8. sp193

    sp193 Well Known Member

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    What about double-layer DVDs? I had a bunch of them that lost all data on the 2nd layer after a month of storage. I know that they probably won't last as long as normal DVD+/-R discs, but should they ever be this bad?
     
  9. rcmadiax

    rcmadiax Spirited Member

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    Will Blu-ray Disc last longer?
     
  10. Psycho

    Psycho We've gone plaid!

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    There's a particular model of Memorex 25GB BD-Rs that I was using back in 2010 or so that I have been having a lot of problems with. Stored nicely in a climate controlled room (my room, to be specific), I'm hitting about a 50% failure rate on these discs now. The computer (or blu-ray player) won't even recognize the ones that have failed. I haven't noticed any other specific model/brand (BD-R or BD-RE 25 or 50) failing like this (even newer 'models' of Memorex BD-R 25s are doing fine)... Yet. But it seems no burnable optical media should be considered 'archive' quality. Supposedly 'authoring DVD-Rs' were supposed to have a 100 year life span or some such (they required special burners too, they weren't normal DVD-Rs), I'll have to start checking those to see if any have failed (have a lot from my days as a DVD programmer... :) )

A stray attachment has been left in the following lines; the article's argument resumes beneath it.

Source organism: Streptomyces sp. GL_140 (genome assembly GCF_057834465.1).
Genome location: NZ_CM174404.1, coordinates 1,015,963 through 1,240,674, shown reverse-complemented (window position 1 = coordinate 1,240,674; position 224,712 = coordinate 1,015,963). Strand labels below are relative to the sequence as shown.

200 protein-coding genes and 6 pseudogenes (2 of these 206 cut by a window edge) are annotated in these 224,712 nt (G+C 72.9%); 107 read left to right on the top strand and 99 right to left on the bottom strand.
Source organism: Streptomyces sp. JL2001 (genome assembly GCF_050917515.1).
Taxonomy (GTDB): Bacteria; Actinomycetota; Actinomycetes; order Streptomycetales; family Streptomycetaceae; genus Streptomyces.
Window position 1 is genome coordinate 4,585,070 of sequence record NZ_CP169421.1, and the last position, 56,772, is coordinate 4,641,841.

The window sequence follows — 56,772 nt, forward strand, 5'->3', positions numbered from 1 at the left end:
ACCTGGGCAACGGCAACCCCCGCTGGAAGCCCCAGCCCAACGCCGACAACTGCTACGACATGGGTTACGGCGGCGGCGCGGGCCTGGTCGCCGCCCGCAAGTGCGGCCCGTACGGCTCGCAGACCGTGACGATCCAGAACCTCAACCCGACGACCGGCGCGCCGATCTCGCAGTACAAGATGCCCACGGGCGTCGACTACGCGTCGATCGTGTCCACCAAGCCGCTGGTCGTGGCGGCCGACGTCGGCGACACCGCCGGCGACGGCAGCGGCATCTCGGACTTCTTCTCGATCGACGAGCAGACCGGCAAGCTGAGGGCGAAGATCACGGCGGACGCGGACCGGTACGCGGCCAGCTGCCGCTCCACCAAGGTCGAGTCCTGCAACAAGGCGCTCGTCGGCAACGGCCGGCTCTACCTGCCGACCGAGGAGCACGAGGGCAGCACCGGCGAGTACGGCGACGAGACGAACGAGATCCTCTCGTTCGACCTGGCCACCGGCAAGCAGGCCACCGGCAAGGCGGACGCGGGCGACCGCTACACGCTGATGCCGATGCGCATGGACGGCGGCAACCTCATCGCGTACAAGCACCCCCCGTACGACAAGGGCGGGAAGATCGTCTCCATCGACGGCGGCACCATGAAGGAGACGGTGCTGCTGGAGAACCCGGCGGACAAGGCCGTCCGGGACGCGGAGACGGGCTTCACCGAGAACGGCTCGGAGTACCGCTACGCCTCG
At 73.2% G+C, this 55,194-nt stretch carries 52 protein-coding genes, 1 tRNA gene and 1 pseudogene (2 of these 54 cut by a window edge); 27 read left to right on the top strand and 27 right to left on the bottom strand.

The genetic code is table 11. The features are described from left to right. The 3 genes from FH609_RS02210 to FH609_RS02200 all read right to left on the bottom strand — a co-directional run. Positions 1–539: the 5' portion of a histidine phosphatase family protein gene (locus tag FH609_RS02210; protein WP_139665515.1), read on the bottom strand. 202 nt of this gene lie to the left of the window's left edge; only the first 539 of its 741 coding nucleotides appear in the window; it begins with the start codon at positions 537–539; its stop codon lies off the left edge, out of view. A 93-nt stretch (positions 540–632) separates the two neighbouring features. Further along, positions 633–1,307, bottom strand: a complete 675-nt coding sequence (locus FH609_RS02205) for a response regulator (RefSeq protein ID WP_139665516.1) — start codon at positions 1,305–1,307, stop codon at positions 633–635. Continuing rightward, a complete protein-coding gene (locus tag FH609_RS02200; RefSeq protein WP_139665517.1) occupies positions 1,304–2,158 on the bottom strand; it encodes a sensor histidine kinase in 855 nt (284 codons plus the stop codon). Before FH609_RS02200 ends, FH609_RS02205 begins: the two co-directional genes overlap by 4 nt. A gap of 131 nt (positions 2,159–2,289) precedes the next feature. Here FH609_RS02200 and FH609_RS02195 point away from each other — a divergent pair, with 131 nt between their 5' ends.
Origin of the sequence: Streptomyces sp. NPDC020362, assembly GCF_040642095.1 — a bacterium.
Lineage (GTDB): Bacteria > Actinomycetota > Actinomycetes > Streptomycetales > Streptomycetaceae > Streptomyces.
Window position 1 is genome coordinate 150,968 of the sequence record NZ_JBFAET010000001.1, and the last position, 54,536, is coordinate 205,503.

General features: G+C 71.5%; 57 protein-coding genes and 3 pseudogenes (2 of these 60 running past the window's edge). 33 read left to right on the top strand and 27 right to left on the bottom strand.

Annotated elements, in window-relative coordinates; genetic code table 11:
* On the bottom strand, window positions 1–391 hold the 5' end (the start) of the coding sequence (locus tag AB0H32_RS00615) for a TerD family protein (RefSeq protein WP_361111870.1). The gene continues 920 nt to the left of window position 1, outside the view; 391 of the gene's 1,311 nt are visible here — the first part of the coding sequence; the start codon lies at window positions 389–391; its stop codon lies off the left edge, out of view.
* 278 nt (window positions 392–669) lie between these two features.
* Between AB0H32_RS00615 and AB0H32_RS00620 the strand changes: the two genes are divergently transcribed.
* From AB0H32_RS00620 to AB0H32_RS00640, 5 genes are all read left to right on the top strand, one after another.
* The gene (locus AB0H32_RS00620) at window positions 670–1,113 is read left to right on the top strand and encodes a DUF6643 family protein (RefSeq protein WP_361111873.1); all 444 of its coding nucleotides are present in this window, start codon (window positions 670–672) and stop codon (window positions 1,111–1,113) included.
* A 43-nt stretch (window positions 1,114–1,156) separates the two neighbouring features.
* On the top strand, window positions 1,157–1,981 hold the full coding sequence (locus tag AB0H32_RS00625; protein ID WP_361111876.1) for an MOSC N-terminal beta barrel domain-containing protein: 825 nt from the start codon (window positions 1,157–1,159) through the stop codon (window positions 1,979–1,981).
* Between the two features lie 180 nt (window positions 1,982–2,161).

The Memorex blu-ray discs are blue with light blue writing except for the 'R' of 'BD-R' and the '25GB', which are printed in orange.

    A friend of mine that used a lot of these same brand of discs around the same time is reporting the same failure rate...
     
  11. Mechagouki

    Mechagouki Site Supporter 2013,2014,2015

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    It's interesting that Taiyo Yuden mention drive/disc compatibility, I worked for a company that made very high end rack-mounted burners for recording studio use. We had issues with the original Lite-on CD-RWdrives put in these machines (2 per machine, up to 8 machines linked to allow for many hours of seamless recording). We replaced them with a Sony CD-RW only drive and still found that some media produced results below acceptable error levels. In the end we replaced all the drives with Lite-On DVD-RW drives, which seem to have a better tolerance for different brands of media.
     
  12. 1magus

    1magus Active Member

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    Okay, so, what about discs that were not burned at home? Would a official PlayStation One disc last 30+ years if kept in a good environment?
     
  13. abveost

    abveost Spirited Member

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    I have CD's that are around 30 years old and work fine. They've just stored on a shelf/rack in all sorts of climates as I moved around so not a particularly good environment. I don't see any reason a PS disc wouldn't last as long.